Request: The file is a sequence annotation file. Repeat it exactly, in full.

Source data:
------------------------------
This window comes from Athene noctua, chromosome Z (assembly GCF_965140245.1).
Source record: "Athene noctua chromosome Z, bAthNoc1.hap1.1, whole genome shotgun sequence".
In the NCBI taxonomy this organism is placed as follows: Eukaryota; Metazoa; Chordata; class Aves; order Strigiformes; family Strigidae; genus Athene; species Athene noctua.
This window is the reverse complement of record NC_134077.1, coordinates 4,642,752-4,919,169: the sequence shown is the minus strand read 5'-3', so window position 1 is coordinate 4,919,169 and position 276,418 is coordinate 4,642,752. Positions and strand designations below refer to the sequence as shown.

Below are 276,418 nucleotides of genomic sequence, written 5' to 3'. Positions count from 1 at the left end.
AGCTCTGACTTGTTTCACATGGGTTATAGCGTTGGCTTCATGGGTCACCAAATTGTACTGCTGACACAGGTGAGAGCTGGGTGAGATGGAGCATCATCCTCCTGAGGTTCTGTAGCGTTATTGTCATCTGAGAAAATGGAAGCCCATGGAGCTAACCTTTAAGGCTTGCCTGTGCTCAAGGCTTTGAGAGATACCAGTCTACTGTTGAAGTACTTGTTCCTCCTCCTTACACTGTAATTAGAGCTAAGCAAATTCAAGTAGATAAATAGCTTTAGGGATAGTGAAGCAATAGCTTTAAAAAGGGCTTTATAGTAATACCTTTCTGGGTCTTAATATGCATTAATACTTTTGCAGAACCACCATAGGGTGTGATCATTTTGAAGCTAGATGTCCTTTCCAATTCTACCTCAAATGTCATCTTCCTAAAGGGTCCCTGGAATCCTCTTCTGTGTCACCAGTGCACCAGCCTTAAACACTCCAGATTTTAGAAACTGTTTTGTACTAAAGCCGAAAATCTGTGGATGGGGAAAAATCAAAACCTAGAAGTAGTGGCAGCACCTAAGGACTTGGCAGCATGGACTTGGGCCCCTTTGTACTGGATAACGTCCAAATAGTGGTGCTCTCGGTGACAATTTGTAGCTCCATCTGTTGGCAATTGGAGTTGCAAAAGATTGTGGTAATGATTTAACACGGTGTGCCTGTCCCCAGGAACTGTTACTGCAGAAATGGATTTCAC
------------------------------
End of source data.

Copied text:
This window comes from Athene noctua, chromosome Z (assembly GCF_965140245.1).
Source record: "Athene noctua chromosome Z, bAthNoc1.hap1.1, whole genome shotgun sequence".
In the NCBI taxonomy this organism is placed as follows: Eukaryota; Metazoa; Chordata; class Aves; order Strigiformes; family Strigidae; genus Athene; species Athene noctua.
This window is the reverse complement of record NC_134077.1, coordinates 4,642,752-4,919,169: the sequence shown is the minus strand read 5'-3', so window position 1 is coordinate 4,919,169 and position 276,418 is coordinate 4,642,752. Positions and strand designations below refer to the sequence as shown.

Below are 276,418 nucleotides of genomic sequence, written 5' to 3'. Positions count from 1 at the left end.
AGCTCTGACTTGTTTCACATGGGTTATAGCGTTGGCTTCATGGGTCACCAAATTGTACTGCTGACACAGGTGAGAGCTGGGTGAGATGGAGCATCATCCTCCTGAGGTTCTGTAGCGTTATTGTCATCTGAGAAAATGGAAGCCCATGGAGCTAACCTTTAAGGCTTGCCTGTGCTCAAGGCTTTGAGAGATACCAGTCTACTGTTGAAGTACTTGTTCCTCCTCCTTACACTGTAATTAGAGCTAAGCAAATTCAAGTAGATAAATAGCTTTAGGGATAGTGAAGCAATAGCTTTAAAAAGGGCTTTATAGTAATACCTTTCTGGGTCTTAATATGCATTAATACTTTTGCAGAACCACCATAGGGTGTGATCATTTTGAAGCTAGATGTCCTTTCCAATTCTACCTCAAATGTCATCTTCCTAAAGGGTCCCTGGAATCCTCTTCTGTGTCACCAGTGCACCAGCCTTAAACACTCCAGATTTTAGAAACTGTTTTGTACTAAAGCCGAAAATCTGTGGATGGGGAAAAATCAAAACCTAGAAGTAGTGGCAGCACCTAAGGACTTGGCAGCATGGACTTGGGCCCCTTTGTACTGGATAACGTCCAAATAGTGGTGCTCTCGGTGACAATTTGTAGCTCCATCTGTTGGCAATTGGAGTTGCAAAAGATTGTGGTAATGATTTAACACGGTGTGCCTGTCCCCAGGAACTGTTACTGCAGAAATGGATTTCAC